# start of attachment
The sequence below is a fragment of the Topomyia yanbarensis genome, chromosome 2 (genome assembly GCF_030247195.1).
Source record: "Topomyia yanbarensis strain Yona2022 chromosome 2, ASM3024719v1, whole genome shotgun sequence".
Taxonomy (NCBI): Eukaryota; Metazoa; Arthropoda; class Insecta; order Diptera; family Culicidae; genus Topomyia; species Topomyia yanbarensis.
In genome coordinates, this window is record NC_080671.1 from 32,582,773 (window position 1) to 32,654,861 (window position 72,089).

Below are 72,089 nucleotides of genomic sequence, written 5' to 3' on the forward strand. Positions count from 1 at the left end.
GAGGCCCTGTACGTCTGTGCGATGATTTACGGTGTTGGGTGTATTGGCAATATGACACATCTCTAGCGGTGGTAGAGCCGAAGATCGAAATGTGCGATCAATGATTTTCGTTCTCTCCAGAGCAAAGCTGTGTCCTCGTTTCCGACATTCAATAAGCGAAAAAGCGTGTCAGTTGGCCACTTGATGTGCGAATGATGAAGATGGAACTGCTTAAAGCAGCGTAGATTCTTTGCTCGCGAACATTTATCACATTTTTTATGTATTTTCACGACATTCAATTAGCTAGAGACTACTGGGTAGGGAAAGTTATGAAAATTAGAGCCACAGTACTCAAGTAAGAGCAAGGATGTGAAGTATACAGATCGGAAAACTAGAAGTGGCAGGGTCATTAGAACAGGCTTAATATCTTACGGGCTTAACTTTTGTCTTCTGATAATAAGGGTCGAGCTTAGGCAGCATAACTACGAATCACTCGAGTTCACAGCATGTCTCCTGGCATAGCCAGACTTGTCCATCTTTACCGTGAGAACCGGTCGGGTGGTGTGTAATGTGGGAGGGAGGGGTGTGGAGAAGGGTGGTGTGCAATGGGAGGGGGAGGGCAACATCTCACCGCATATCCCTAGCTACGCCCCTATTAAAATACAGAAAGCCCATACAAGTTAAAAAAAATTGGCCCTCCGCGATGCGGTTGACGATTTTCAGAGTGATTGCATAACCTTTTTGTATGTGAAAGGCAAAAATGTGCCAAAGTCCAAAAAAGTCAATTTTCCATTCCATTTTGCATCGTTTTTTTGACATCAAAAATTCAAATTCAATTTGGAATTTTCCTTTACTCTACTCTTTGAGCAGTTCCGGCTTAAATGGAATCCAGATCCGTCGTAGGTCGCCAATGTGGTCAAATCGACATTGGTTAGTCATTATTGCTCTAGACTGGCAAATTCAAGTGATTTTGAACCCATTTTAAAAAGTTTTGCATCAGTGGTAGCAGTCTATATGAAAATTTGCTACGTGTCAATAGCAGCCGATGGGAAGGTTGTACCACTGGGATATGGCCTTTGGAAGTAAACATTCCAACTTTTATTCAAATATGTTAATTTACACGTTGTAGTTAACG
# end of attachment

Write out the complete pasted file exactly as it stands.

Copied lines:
The sequence below is a fragment of the Topomyia yanbarensis genome, chromosome 2 (genome assembly GCF_030247195.1).
Source record: "Topomyia yanbarensis strain Yona2022 chromosome 2, ASM3024719v1, whole genome shotgun sequence".
Taxonomy (NCBI): Eukaryota; Metazoa; Arthropoda; class Insecta; order Diptera; family Culicidae; genus Topomyia; species Topomyia yanbarensis.
In genome coordinates, this window is record NC_080671.1 from 32,582,773 (window position 1) to 32,654,861 (window position 72,089).

Below are 72,089 nucleotides of genomic sequence, written 5' to 3' on the forward strand. Positions count from 1 at the left end.
GAGGCCCTGTACGTCTGTGCGATGATTTACGGTGTTGGGTGTATTGGCAATATGACACATCTCTAGCGGTGGTAGAGCCGAAGATCGAAATGTGCGATCAATGATTTTCGTTCTCTCCAGAGCAAAGCTGTGTCCTCGTTTCCGACATTCAATAAGCGAAAAAGCGTGTCAGTTGGCCACTTGATGTGCGAATGATGAAGATGGAACTGCTTAAAGCAGCGTAGATTCTTTGCTCGCGAACATTTATCACATTTTTTATGTATTTTCACGACATTCAATTAGCTAGAGACTACTGGGTAGGGAAAGTTATGAAAATTAGAGCCACAGTACTCAAGTAAGAGCAAGGATGTGAAGTATACAGATCGGAAAACTAGAAGTGGCAGGGTCATTAGAACAGGCTTAATATCTTACGGGCTTAACTTTTGTCTTCTGATAATAAGGGTCGAGCTTAGGCAGCATAACTACGAATCACTCGAGTTCACAGCATGTCTCCTGGCATAGCCAGACTTGTCCATCTTTACCGTGAGAACCGGTCGGGTGGTGTGTAATGTGGGAGGGAGGGGTGTGGAGAAGGGTGGTGTGCAATGGGAGGGGGAGGGCAACATCTCACCGCATATCCCTAGCTACGCCCCTATTAAAATACAGAAAGCCCATACAAGTTAAAAAAAATTGGCCCTCCGCGATGCGGTTGACGATTTTCAGAGTGATTGCATAACCTTTTTGTATGTGAAAGGCAAAAATGTGCCAAAGTCCAAAAAAGTCAATTTTCCATTCCATTTTGCATCGTTTTTTTGACATCAAAAATTCAAATTCAATTTGGAATTTTCCTTTACTCTACTCTTTGAGCAGTTCCGGCTTAAATGGAATCCAGATCCGTCGTAGGTCGCCAATGTGGTCAAATCGACATTGGTTAGTCATTATTGCTCTAGACTGGCAAATTCAAGTGATTTTGAACCCATTTTAAAAAGTTTTGCATCAGTGGTAGCAGTCTATATGAAAATTTGCTACGTGTCAATAGCAGCCGATGGGAAGGTTGTACCACTGGGATATGGCCTTTGGAAGTAAACATTCCAACTTTTATTCAAATATGTTAATTTACACGTTGTAGTTAACG